Media Bias and Abortion Language

In a recent essay in the August 10 New York Times magazine titled, “Two-Minus-One Pregnancy,” author Ruth Padawar discusses cases where a pregnant woman chooses to “reduce twins to a singleton.” The expectant mother, after choosing not to endure the extra burden of raising twins, aborts one of the fetuses.
Except, technically, she does not abort the fetus. Instead, a doctor inserts a long needle into her abdomen. Then, using a sonogram, he directs the needle into the chest of one of the fetuses and injects it with potassium chloride, quickly killing it. The body of the dead fetus remains in the womb and shrivels during the remainder of the pregnancy. It is removed during the live birth of its twin.

Although the above description uses the word “kill,” the New York Times author does not. Instead, she uses euphemisms such as “extinguish,” “eliminate,” and “reduce to a singleton.”

Such language is par for the course when the media discusses abortion. As I document in "Left Turn: How Liberal Media Bias Distorts the American Mind," journalists overwhelmingly adopt the language of “pro-choice” and “abortion rights” advocates over the language of “pro-life” advocates.

To see how thoroughly pro-choice advocates have influenced the language of journalists, imagine a counter-universe—one where advocates of other issues exert similar influence over the language of journalists. In such a world journalists would not describe John Boehner’s position as “pro- tax cut. “ Instead, they would note that he is “pro-choice” on tax cuts. After all, under his plan, if people want to pay their former higher tax rate, they can still send a check to the U.S. Treasury. Mobsters would not favor murder, but would be described as “pro- revenge-killing rights.” Jefferson Davis would be, not “pro- slavery,” but “pro-choice” on slavery, or “pro-slave owner rights.” After all, he did not advocate that all white people own a slave; only that they have that right.

"Left Turn" contains a systematic statistical analysis to document the bias in the abortion language of journalists. Specifically, it analyzes how journalists described partial-birth abortion, shortly after the U.S. Senate voted to ban the procedure.

Although some journalists called the procedure by its direct name “partial-birth abortion,” the vast majority of them used unwieldy phrases such as “what opponents of the procedure call partial-birth abortion.”

The research compared the language of journalists to the language that senators used when they made speeches on the floor, just before casting votes on the 2003 partial-birth abortion ban bill. The language of the senators, it turns out, perfectly predicted their votes. That is, all senators who used the direct phrase “partial birth abortion” voted for the ban. All senators who used another, unwieldy phrase (such as “what opponents of the procedure call partial birth”) voted against the ban.

Below is a table illustrating how 20 major national news outlets treated the partial-birth abortion ban—specifically whether they used the direct phrase, “partial birth,” or something else.

% of times the outlet called the procedure: ---------------------------

“partial- something Media Outlet birth” else ---------------------------------- ----------- ---------
---------------------------------- ----------- ---------
ABC World News Tonight 0 100
ABC Good Morning America 0 100
CBS Early Show 0 100
CBS Evening News 0 100
CNN Newsnight w/ A. Brown 0 100
NBC Today Show 0 100
New York Times 0 100
PBS Newshour w/ Jim Lehrer 0 100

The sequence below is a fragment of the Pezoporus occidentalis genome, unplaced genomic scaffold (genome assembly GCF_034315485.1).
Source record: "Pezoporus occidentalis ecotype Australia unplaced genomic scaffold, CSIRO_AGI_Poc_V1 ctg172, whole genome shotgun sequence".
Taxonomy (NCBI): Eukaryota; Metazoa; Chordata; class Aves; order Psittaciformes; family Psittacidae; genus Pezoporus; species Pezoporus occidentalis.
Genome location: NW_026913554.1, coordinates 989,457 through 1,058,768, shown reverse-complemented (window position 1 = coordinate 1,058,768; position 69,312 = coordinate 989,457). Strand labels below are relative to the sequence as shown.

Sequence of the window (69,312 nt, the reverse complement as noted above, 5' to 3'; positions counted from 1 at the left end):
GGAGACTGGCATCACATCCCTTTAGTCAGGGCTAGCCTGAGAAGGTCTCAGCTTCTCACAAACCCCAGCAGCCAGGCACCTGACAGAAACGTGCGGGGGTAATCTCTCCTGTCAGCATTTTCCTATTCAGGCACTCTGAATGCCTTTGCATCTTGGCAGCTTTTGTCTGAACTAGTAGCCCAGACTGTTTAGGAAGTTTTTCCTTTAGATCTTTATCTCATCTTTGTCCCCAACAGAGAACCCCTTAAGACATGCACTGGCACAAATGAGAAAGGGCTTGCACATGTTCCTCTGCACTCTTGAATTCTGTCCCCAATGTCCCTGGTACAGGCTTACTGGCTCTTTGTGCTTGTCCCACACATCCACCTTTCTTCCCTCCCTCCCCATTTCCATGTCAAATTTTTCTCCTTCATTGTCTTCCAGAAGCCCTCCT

Time Magazine 0 100
U.S. News & World Report 0 100
Washington Post 0 100
Los Angeles Times 14 86
NBC Nightly News 20 80
NPR Morning Edition 20 80
Wall Street Journal 25 75
USA Today 40 60
Newsweek 50 50
Drudge Report 60 40
Centrist – Ave. U.S. Senator 65 35
Washington Times 78 22
Fox News’ Special Report 100 0

The book deems a news outlet balanced, neutral, and centrist if it mimicked the language of a cross-section of the U.S. Senate. That is, since 65 percent of the Senate voted for the ban, the outlet is balanced, neutral, and centrist if 65 percent of the time it called the procedure “partial birth” and 35 percent of the time called it one of the more unwieldy phrases.

As the table illustrates, the Drudge Report, by a wide margin, is the most balanced, neutral and centrist of all the news outlets. Meanwhile, 18 of the 20 outlets are biased on the “pro-choice” side. Only two are biased on the “pro-life” side.

Note, however, that the definition of “balanced, neutral, and centrist” might be overly charitable to mainstream journalists.

Instead, one could insist that journalists use the most accurate and direct language, not to mimic a cross-section of U.S. senators. After all, the phrase that the actual bill used was “partial birth.” Never did the bill call the procedure anything like “what opponents of the procedure call partial birth.” If so, then only Special Report is balanced, neutral, and centrist. All the others—including The Washington Times and the Drudge Report—have a liberal bias. That is, they err on the side of using language of pro-choice advocates.

Another striking result is that most of the outlets never used the simple, direct term, “partial birth abortion.” Instead, they always used more unwieldy phrases.

With these outlets, their choice of language is especially peculiar. Even when they don’t have an alternative phrase, they still could not deign to use the language of conservatives.

No matter what one’s view on abortion, one can’t deny that “twin reduction” and partial-birth abortion involve gruesome and ghastly procedures. It’s time that the media—when describing these procedures, as well as abortion policy in general—began using more direct and accurate language.

Tim Groseclose is the Marvin Hoffenberg Professor of American Politics at UCLA and author of "Left Turn: How Liberal Media Bias Distorts the American Mind."